KQED's live two-hour call-in program presents wide-ranging discussions of local, state, national and international issues, as well as in-depth interviews.
Recently on Forum:
We present live coverage from NPR of President Obama's news conference announcing his nomination of Massachusetts Senator John Kerry for secretary of state. First, journalist Mark Sandalow joins us from Washington to discuss the pick.
The entire nation has been shaken by the brutal killings of 20 children and six adults from Sandy Hook Elementary School in Newtown, Connecticut. Less discussed has been the pervasive gun violence in some urban communities. Last year in Oakland, nearly 150 kids under the age of 18 were victims of shootings. Six were killed. We discuss the effects of gun violence on a community. How does it impact children and their families, and what can be done to help?
On Monday, futurist and visionary inventor Ray Kurzweil joined Google as its new director of engineering, to work on projects related to machine learning and language processing. We'll talk to Kurzweil about his new position and his latest book, "How to Create a Mind: The Secret of Human Thought Revealed."
This Friday, December 21, is when the Mayan calendar appears to wrap up its most recent long-count cycle of 5,125 years. It's also a day some believe will bring the end of the world. They predict a rogue planet will collide with Earth, or that other planets will align and cause a giant blackout. But NASA experts say there's nothing on the horizon, and that the doomsday theory is a misreading of the Mayan calendar. Still others believe the world will undergo a spiritual, not physical, transformation. Why is the idea of an apocalypse so popular?
From Sean Penn in "Fast Times at Ridgemont High" to Alicia Silverstone in "Clueless," Hollywood loves to celebrate the California accent. But besides the Valley girls and surfer dudes, do Californians really have an accent? One Stanford team is testing that idea and studying dialects across the state. What are they finding? Do certain words or tonalities make us classic Californians? Do you think you have an accent?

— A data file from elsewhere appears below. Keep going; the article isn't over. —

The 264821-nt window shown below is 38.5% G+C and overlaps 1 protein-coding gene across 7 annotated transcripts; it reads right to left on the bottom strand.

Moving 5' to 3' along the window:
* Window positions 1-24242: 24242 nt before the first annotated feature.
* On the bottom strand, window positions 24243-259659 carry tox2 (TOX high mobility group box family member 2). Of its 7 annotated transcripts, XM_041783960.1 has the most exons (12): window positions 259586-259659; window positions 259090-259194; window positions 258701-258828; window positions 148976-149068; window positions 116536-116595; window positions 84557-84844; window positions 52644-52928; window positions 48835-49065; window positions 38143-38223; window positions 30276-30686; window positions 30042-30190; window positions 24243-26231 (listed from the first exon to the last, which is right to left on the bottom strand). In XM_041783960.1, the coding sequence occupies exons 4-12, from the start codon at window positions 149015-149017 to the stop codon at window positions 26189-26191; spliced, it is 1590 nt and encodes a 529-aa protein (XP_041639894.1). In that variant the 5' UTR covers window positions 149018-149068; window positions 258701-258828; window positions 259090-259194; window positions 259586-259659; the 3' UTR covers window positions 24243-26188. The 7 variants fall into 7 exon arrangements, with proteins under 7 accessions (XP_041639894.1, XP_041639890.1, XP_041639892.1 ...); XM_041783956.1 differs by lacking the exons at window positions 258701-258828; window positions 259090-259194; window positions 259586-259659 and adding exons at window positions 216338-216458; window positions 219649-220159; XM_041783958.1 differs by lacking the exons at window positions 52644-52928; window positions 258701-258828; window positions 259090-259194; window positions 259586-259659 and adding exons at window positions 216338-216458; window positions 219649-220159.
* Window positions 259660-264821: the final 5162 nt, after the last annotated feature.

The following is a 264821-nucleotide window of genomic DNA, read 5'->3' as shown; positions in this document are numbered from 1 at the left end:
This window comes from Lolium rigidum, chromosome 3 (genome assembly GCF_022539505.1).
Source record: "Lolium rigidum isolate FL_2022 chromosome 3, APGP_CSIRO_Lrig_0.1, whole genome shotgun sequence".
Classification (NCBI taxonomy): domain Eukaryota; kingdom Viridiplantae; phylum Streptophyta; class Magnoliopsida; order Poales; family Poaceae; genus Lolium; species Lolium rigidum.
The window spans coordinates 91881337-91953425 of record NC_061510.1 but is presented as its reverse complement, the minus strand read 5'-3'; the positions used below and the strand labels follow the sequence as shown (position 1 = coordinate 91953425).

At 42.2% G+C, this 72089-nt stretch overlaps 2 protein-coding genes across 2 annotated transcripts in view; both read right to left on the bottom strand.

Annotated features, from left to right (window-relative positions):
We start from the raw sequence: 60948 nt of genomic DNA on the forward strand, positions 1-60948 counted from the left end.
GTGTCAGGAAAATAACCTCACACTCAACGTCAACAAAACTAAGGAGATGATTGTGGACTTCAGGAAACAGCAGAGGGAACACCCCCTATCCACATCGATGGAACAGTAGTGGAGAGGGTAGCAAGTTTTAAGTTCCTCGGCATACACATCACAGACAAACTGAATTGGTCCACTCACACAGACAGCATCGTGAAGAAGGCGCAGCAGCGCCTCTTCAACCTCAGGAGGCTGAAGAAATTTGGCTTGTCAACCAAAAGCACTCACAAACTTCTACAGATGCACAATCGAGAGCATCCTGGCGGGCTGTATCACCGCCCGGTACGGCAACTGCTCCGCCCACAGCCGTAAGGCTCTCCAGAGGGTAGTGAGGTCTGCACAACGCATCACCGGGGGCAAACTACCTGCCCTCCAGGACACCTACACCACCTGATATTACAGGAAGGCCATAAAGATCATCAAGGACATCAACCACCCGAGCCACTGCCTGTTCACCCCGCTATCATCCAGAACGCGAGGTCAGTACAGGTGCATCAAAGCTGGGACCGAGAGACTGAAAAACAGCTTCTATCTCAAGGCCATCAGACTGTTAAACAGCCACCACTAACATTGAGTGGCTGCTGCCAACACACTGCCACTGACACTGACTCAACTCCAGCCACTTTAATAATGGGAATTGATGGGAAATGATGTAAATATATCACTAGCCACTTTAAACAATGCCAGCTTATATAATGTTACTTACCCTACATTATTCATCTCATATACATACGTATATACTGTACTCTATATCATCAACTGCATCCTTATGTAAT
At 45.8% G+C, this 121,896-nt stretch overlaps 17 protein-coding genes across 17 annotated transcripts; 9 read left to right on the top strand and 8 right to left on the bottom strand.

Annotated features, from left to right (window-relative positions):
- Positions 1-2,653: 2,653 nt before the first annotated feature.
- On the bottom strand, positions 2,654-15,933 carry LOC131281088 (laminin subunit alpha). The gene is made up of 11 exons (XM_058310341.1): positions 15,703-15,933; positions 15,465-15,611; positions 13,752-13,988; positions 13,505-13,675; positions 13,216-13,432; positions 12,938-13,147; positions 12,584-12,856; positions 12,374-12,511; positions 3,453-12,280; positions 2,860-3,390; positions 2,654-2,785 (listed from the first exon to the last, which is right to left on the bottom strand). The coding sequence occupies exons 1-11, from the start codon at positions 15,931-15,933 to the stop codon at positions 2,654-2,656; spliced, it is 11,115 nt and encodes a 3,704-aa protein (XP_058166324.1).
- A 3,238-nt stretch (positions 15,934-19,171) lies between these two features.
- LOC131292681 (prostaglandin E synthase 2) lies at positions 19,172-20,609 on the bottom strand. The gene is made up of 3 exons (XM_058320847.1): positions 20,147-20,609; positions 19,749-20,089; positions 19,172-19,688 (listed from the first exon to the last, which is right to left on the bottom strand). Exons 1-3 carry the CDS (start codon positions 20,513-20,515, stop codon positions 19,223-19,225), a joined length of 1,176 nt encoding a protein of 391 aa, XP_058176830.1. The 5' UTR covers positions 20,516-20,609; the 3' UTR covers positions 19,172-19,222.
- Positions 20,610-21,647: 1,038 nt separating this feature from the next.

On Tuesday, state regulators released draft rules for hydraulic fracturing, a controversial drilling technique known as fracking. Energy companies hope the new rules will give them the green light to tap into previously inaccessible oil reserves. But environmental groups say fracking contaminates groundwater, pollutes the air and even induces earthquakes. We'll discuss the benefits and risks of fracking, as well as the proposed regulations.
The history of Afghanistan is often understood in terms of invasions. The area has been occupied by the likes of Alexander the Great and Genghis Khan, and, more recently, the Soviet Union and the U.S.-led NATO coalition. But the country has its own compelling story independent of the interventions, writes San Francisco-based author Tamim Ansary. The Kabul native joins us to discuss his new book, "Games Without Rules: The Often Interrupted History of Afghanistan."
As the country grapples for answers in the aftermath of the Newtown massacre, some are pointing to violence in the media as a potential culprit. Do violent movies, TV shows and video games promote aggressive behavior in youth? We look at the latest research.
On Sunday, Connecticut Senator Joe Lieberman called for "a national commission on violence" in the wake of the Newtown massacre. The commission would look at the country's mental health system, as well as gun laws and other factors. Could better access to mental health services help prevent future tragedies? We discuss mental illness, public policy and the psychology of mass murderers.
In a speech at a memorial in Newtown, Connecticut on Sunday, President Obama vowed to use the power of his office to prevent future mass killings. But he stopped short of mentioning any specific proposals. Gun control advocates, including California Senator Dianne Feinstein -- who has said she will push for a new assault weapons ban -- are calling on the president to act. But supporters of gun rights say that new laws are not the answer, pointing out that Connecticut already had tough firearm regulations.